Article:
Sunday, May 30, 2010

Progressives Take Note: Long-Term Unemployment

There seem to be many unique situations developing in our current economic era. You have probably noticed that, every few months, congress has had to extend unemployment coverage for workers who have exceeded the standard 27 months. That seems like a prudent thing to do in a recession. This virtually guarantees that every dollar goes immediately into the economy. I have to admit that I have not been paying sufficient attention to this issue. The number of long-term unemployed (unemployed longer than 27 months) has grown enormously, both as an absolute number, and as a fraction of the total number of the unemployed. This is a situation quite different than has been seen in earlier recessions. The Bureau of Labor Statistics provides copious tables of interesting data. Consider the percentage of the unemployed that are long-term unemployed during the current period.

12/08 22.9%

04/09 27.5%

12/09 39.8%

04/10 45.9%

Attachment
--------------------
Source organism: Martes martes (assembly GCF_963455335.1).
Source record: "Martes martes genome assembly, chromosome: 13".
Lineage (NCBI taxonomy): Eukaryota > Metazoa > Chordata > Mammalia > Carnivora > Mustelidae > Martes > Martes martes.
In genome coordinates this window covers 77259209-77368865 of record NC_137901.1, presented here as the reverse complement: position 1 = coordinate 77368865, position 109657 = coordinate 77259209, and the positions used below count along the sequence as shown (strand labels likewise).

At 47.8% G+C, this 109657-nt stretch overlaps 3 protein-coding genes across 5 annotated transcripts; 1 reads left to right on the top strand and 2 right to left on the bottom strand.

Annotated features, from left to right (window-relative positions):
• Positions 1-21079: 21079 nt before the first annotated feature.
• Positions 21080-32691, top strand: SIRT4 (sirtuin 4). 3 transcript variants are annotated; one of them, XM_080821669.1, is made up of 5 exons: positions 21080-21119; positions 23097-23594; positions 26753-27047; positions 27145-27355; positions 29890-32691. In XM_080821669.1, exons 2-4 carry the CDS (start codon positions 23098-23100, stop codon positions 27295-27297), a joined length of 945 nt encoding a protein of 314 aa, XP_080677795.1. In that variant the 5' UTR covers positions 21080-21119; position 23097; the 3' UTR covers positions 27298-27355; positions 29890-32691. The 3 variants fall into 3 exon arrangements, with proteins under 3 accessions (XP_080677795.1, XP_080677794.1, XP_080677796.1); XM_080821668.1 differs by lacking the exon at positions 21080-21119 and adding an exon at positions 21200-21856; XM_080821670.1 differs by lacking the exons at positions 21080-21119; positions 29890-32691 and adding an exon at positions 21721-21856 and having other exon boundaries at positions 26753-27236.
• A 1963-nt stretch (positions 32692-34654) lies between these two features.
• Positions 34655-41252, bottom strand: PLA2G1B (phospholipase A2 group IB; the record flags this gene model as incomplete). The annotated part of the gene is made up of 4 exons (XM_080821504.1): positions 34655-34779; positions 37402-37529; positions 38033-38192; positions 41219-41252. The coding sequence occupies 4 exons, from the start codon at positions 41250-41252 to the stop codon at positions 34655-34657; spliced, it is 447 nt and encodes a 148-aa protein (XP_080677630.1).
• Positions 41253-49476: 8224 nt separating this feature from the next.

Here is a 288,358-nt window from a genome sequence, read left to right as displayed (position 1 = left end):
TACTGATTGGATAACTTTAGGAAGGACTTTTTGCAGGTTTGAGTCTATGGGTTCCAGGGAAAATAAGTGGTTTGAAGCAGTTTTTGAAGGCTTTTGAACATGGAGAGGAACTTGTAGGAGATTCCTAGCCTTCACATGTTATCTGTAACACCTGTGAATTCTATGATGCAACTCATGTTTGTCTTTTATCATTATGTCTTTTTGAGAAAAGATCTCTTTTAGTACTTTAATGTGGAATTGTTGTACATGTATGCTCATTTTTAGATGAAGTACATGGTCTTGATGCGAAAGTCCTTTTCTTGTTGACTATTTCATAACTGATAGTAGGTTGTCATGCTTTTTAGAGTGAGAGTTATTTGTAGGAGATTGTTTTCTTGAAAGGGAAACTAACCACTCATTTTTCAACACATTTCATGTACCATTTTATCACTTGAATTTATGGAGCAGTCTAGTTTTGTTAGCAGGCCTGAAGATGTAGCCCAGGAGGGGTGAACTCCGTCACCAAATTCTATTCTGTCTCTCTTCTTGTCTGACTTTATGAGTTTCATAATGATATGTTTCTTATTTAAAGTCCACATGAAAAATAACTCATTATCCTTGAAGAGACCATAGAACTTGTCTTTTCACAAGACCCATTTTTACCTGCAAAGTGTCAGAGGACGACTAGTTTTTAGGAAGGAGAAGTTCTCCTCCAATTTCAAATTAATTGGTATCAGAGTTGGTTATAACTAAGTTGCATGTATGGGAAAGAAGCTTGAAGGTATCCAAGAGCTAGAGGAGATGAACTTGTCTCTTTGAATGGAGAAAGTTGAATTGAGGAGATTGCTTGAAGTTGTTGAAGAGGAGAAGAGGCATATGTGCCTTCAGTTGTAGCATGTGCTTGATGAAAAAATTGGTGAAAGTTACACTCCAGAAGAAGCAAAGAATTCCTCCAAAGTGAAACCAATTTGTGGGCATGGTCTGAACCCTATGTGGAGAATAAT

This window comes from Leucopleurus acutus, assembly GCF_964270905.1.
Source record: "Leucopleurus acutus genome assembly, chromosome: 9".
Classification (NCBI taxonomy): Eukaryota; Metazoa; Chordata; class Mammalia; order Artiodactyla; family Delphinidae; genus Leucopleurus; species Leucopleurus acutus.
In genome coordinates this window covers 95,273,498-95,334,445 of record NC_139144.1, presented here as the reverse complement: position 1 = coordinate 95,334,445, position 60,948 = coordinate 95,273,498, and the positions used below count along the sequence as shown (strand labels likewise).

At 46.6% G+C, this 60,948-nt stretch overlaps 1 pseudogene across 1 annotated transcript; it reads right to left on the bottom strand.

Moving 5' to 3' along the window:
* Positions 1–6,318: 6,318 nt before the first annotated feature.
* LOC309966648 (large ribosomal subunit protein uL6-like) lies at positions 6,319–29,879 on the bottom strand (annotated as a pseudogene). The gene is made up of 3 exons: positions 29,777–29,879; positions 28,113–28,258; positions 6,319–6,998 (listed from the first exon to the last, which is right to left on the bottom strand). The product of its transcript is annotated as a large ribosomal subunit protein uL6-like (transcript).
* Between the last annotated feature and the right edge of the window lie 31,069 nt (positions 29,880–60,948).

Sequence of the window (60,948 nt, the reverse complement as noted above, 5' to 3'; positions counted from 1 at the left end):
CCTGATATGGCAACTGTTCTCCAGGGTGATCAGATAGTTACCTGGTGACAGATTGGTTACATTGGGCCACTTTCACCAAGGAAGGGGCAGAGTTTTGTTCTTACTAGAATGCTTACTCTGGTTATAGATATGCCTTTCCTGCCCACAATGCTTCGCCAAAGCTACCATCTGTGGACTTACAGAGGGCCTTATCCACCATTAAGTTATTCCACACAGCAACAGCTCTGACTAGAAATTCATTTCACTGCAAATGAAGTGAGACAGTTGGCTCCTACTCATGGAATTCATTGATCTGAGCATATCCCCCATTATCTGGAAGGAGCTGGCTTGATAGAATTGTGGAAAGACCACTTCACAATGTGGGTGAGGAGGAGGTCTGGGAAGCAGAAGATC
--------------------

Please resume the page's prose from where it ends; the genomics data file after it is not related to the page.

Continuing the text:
These long-term unemployed represented 4.5% of the total work force in 04/10, a number that has not yet peaked. Compare this number with the peak fractions of the work force observed during previous recessions.

2004 1.4%

1992 2.1%

1983 3.1%

1977 2.1%

I believe these numbers indicate that we are entering into a new and unique economic situation. Clearly, keeping benefits flowing to these people is an important and expensive necessity. It is not totally clear from just these numbers what is going on. It would seem that the unemployed reach some sort of tipping point where the longer you are unemployed, the less interested people are in hiring you. If that is the case, I don’t see how the problem becomes self-correcting unless the total unemployment rate heads to low single digits. That is an unlikely occurrence.

So, progressives, what would you do in this situation? I don’t know either, but I promise I will begin to worry about it more than I have been.

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